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Chuck Siegel and Dennis Hanna
SAGE ADVICE: Chuck Siegel (left) and Dennis Hanna joined other human resources directors to explain what they look for when hiring employees for the pavement industry, which is similar to agriculture in many ways.

6 things employers look for in an employee

Employers in the asphalt industry look for the same traits farmers look for when hiring new employees.

As part of the recent Ag to Asphalt Day, five human resources specialists from member-companies in the Asphalt Pavement Association of Indiana answered questions from high school students while volunteer crews paved the parking lot at the Indiana FFA Leadership Center. The center benefited from the new parking lot, which it badly needed but couldn’t afford. Students benefited from tips offered by people with years of experience hiring new employees every day. Companies in the asphalt industry benefited from exposure to an untapped audience of quality future workers. Call it a triple win!

The take-away message for would-be employees is likely the same message farmers pass along to people wanting to work on their farms. They’re after quality individuals they can trust. If people will work hard and are trustworthy, they can be trained for whatever the job entails.

6 keys
Here are six points the pavement industry employers shared when explaining what they look for in prospective employees:

1. You must be willing to work hard. “It’s a lot of hard work in the asphalt industry, no matter what your job is,” said Dennis Hanna, director of human resources for Rieth-Riley Construction Co. Inc. “If you want to work hard, there are jobs in our industry.”

Jobs range from union labor jobs paying $17.50 to $35 per hour plus overtime on weekends to jobs in accounting and quality control to lab technician positions, he says. Somewhat like farming, it’s seasonal, with typically eight to nine months of work followed by a winter break. Many people take unemployment during the off-season. Money paid by companies typically covers health-care benefits for the entire year.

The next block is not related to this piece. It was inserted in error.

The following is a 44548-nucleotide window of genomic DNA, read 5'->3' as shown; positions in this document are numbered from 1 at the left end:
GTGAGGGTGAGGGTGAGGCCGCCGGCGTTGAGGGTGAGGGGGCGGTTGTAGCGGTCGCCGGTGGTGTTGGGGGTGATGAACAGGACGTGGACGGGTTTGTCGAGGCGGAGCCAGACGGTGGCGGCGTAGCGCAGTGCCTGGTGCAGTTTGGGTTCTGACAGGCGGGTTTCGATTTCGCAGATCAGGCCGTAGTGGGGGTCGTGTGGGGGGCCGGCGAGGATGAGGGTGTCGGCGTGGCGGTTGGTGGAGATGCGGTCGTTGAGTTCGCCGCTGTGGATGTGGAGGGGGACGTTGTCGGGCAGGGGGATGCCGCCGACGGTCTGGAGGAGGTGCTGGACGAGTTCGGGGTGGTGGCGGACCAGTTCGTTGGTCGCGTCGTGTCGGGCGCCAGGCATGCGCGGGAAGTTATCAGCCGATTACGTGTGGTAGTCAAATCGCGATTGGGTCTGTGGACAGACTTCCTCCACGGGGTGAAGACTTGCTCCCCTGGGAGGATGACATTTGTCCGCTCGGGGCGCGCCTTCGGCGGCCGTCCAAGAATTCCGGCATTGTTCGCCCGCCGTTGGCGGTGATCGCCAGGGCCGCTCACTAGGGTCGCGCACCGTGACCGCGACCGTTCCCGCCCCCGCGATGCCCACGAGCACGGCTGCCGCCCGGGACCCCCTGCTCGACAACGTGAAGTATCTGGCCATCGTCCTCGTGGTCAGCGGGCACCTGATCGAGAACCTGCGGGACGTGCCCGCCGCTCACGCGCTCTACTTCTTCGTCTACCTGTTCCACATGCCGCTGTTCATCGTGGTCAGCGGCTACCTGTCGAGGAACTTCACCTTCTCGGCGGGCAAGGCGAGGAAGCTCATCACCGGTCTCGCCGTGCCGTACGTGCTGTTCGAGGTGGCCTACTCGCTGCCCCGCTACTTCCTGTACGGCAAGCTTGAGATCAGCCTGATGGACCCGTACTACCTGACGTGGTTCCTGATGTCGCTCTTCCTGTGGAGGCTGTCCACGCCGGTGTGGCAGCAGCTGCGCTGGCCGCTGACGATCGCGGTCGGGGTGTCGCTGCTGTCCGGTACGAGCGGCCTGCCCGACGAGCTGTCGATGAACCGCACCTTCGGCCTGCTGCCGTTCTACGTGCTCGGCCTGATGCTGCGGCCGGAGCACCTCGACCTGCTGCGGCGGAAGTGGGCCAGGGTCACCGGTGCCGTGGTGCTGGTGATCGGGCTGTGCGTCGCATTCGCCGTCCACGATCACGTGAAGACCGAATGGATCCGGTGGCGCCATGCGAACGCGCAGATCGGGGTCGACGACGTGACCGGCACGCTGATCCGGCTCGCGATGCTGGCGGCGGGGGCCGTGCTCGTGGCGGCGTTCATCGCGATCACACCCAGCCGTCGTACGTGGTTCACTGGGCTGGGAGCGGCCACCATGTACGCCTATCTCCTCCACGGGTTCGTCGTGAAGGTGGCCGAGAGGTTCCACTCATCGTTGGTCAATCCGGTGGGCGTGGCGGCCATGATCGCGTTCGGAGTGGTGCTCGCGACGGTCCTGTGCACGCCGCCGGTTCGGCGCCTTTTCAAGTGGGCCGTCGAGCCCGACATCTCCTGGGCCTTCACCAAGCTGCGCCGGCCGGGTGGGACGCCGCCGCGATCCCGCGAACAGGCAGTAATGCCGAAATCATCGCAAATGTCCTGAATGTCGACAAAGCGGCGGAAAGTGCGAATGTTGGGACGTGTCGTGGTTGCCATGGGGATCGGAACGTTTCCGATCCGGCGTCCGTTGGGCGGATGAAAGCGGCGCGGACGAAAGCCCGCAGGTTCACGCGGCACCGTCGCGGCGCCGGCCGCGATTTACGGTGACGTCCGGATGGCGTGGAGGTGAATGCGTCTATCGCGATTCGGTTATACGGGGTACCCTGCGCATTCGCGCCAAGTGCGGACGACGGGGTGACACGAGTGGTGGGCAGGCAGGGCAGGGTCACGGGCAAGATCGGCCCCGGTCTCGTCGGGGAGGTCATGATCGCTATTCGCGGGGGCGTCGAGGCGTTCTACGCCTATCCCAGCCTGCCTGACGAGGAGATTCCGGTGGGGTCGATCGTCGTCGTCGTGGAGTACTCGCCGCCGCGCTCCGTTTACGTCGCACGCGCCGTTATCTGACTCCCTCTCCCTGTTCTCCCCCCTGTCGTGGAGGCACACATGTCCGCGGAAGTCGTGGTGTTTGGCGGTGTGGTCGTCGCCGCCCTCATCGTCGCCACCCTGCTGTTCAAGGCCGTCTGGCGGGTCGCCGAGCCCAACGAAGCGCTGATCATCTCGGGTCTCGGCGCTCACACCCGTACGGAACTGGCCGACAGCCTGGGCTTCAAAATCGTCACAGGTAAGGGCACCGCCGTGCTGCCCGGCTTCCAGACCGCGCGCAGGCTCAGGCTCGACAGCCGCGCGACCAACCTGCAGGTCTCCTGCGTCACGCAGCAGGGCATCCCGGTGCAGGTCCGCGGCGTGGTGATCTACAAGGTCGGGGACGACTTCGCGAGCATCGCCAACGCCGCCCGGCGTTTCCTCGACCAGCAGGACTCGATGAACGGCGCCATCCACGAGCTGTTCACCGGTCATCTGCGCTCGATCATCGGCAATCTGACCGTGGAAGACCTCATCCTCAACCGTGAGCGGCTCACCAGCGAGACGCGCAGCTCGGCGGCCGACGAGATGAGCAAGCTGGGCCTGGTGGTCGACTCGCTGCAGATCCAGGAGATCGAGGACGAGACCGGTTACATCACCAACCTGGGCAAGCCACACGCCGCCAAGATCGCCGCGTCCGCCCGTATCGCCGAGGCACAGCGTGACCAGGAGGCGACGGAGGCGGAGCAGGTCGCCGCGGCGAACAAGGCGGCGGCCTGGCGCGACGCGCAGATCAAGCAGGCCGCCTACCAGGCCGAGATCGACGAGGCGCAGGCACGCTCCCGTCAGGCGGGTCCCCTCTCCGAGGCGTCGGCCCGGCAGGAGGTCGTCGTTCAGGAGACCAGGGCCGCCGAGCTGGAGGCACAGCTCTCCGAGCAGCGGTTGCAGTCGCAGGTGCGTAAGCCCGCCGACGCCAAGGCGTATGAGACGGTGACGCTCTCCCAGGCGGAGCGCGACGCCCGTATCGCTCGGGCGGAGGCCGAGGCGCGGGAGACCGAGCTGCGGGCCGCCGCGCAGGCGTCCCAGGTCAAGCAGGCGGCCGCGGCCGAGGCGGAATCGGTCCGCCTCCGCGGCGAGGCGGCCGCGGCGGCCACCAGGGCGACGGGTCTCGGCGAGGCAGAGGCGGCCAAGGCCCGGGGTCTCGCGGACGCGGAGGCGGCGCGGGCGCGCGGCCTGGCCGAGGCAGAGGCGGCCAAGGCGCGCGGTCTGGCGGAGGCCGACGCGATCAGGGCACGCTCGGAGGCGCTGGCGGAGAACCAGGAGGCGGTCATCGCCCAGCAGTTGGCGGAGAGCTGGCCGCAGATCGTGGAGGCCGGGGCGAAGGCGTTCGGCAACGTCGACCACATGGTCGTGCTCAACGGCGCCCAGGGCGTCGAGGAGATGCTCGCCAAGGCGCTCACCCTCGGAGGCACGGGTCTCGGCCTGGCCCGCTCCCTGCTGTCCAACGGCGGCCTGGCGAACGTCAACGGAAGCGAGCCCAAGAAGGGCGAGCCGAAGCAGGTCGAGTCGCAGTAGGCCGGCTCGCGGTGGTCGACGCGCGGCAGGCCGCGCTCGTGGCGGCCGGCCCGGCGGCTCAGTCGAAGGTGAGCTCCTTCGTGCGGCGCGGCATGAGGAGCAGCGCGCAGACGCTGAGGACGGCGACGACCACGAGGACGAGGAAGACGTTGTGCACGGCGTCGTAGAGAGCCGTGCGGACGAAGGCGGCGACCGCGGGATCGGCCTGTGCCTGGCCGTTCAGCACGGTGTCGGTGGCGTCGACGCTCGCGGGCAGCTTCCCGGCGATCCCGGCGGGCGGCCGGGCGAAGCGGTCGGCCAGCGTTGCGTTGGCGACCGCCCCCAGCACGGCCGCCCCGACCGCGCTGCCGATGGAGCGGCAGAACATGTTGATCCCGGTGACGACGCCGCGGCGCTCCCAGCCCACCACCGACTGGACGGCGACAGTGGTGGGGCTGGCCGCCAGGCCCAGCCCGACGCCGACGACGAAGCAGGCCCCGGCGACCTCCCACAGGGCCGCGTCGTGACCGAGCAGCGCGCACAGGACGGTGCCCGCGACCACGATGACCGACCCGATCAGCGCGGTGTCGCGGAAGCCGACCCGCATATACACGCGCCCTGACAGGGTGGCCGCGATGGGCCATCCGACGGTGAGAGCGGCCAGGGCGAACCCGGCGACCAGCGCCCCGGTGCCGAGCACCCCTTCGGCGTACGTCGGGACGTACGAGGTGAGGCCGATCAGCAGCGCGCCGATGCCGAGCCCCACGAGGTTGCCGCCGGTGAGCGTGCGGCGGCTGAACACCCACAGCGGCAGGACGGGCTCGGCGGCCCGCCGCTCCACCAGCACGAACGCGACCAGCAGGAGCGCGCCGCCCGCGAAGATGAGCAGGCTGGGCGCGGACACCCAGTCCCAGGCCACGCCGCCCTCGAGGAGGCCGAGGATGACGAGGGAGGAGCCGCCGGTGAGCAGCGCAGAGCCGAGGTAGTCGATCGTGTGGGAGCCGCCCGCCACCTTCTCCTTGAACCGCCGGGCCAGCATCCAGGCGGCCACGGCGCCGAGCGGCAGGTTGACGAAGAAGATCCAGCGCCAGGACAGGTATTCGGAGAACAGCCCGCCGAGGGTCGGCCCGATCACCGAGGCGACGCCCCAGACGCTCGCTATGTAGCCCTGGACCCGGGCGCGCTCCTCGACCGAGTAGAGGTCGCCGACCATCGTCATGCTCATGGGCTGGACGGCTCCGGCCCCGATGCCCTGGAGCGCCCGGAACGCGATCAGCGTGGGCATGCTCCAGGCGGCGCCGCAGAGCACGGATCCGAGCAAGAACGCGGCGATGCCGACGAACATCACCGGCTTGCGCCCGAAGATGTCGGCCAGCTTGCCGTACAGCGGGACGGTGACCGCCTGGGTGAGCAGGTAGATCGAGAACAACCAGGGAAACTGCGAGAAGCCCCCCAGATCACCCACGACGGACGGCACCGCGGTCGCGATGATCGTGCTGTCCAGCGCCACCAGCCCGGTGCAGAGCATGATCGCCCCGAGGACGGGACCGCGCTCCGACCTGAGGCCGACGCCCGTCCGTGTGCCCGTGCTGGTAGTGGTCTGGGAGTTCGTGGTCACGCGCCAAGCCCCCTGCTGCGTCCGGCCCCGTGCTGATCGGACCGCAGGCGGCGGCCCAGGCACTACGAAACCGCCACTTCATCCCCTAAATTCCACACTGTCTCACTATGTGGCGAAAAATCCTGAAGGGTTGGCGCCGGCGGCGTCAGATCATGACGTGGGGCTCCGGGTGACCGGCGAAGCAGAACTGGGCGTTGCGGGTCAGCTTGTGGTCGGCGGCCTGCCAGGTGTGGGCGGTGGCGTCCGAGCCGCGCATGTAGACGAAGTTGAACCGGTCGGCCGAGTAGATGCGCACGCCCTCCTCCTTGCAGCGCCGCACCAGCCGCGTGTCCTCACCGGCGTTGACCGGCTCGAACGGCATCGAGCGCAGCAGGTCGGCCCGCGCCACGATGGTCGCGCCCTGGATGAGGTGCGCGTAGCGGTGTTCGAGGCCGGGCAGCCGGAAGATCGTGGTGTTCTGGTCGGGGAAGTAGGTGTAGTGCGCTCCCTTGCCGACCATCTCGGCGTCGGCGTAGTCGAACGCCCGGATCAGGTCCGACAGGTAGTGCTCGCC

2. Hire for attitude; train for skill. “This is the most ethical organization I have ever been around,” Hanna said. “If you have the right work ethic, we can train you to do the job you need to do.”

3. It’s personality that matters. Randall Walls, director of human resources for Walsh & Kelly, agreed. “We’re looking for personality when we interview people,” he said. “We can teach someone willing to learn anything. The real questions is if you have the type of personality to fit in as a team player in the culture you will work in.”

4. Do you appreciate stability and respect others? “We’re in a very stable industry,” said Chuck Siegel, in human resources for E&B Paving. “We compete against each other for projects, but we respect each other at the same time. We look for possible employees who will fit well into that kind of environment.5

5. Develop a firm handshake. A firm handshake — really? “It’s all part of evaluating someone’s attitude,” Hanna said. “When we go to a college job fair, for example, we may have three minutes to evaluate someone, and the person has three minutes to sell themselves to us. It determines whether their resume goes in the tall stack of those we won’t pursue or the shorter stack of the people we want to talk to again.”

6. Look prospective employers in the eye. “It says a lot if you can look me in the eye and not be wandering off into the distance,” Hanna said. “It also means a lot if you’ve done your homework and know things about my company. It speaks volumes about your attitude and tells me that you are interested.”

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